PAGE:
Latest update: February 16th, 2012
My two delicious daughters were engaged in one of their favorite activities – bathing. Swimsuits and all, they were playing in the water, unaware of all the rushed Erev Shabbos preparations. Every once in a while I would stop by the bathroom to check if they needed anything, but they were quite self-sufficient and very occupied.
After almost an hour of bath-time fun, I told them that it was time to come out. They wrapped themselves in their soft, fluffy bathrobes, their wet hair dripping and their natural curls beginning to spring back to shape.
“Wow, girls, you were in there for so long! What were you playing?” I asked them.
“Shampoo gemach” was the simple and innocent sweet answer.
“Shampoo gemach? How do you play that?” I was intrigued.
“Well,” my older daughter answered, “I was a lady with a shampoo gemach and Shira came to the gemach to borrow shampoo.”
So simple. Shira ran out of shampoo so she went to the gemach to borrow some more. (I hope she had the sense to get dressed before going out!)
Pride washed over my senses. I tried to place the pride. It wasn’t pride in my children, as they were just mimicking the society in which they live. Rather it was pride in our community that stresses gemachs and acts of gemilas chesed. Families that try to find ways to help others. People that go out of their way to search for opportunities to practice kindness.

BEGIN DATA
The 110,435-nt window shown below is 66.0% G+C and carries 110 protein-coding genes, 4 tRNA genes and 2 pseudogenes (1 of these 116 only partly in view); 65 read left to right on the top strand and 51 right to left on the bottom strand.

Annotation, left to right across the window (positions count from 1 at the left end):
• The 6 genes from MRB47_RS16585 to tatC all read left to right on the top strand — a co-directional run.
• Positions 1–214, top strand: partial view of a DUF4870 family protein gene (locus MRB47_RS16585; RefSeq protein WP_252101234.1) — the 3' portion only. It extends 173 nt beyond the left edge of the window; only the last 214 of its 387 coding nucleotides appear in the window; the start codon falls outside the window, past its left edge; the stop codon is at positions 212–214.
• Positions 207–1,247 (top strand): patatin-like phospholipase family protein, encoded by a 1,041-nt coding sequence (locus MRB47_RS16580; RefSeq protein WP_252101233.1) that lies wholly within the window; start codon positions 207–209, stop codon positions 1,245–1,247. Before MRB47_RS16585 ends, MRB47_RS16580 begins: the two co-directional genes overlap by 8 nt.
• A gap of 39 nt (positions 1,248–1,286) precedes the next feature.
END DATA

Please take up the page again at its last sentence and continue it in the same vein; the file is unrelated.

I thought of my building of 10 families, 10 neighbors sharing a common space. One neighbor lends their car freely to those that need it. Another neighbor runs a simcha-accessory gemach – providing tablecloths, vases, serving platters and the like. A third neighbor has a medicine gemach, another a refrigerator gemach, and yet another a chair-and-stamp gemach. That puts us at six gemachs in a 10-family building.
We knock on each other’s doors to borrow noodles, flour and sugar. Sometimes we even borrow money from one another. Most of us have lists posted in our homes with items that we have borrowed, ensuring that we return them.
“Olam Chesed Yibaneh” (Tehillim 89:3). I thank Hashem that I merited to live in this microcosmic world of chesed. I thank Hashem that my daughters play “shampoo gemach.” I thank Hashem for the opportunity of living as a frum Jew, searching for ways to make life easier and more enjoyable for other people. And I daven that Hashem focus on our positive acts toward each other and ignore our shortcomings, thereby being zocheh to the final geulah.N. Schechter
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